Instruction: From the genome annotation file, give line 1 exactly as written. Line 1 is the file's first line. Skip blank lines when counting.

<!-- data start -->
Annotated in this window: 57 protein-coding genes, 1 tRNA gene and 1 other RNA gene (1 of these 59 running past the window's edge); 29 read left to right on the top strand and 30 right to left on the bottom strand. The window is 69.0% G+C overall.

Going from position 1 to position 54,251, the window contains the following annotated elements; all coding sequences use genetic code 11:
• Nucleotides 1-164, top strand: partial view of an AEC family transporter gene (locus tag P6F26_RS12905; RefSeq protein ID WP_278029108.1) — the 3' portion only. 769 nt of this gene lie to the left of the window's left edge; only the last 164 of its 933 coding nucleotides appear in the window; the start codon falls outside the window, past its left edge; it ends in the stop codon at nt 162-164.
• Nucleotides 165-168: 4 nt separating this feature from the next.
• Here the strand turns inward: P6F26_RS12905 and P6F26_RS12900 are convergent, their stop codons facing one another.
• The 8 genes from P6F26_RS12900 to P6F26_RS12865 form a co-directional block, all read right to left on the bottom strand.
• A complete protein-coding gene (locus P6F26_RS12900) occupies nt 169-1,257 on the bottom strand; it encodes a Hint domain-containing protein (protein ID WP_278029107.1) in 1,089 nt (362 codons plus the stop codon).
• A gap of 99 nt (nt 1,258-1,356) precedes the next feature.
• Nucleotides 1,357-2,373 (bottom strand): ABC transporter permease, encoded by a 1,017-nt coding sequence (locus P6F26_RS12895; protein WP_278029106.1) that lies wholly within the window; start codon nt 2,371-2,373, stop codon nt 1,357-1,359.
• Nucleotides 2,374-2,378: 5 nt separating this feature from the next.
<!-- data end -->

Annotated in this window: 57 protein-coding genes, 1 tRNA gene and 1 other RNA gene (1 of these 59 running past the window's edge); 29 read left to right on the top strand and 30 right to left on the bottom strand. The window is 69.0% G+C overall.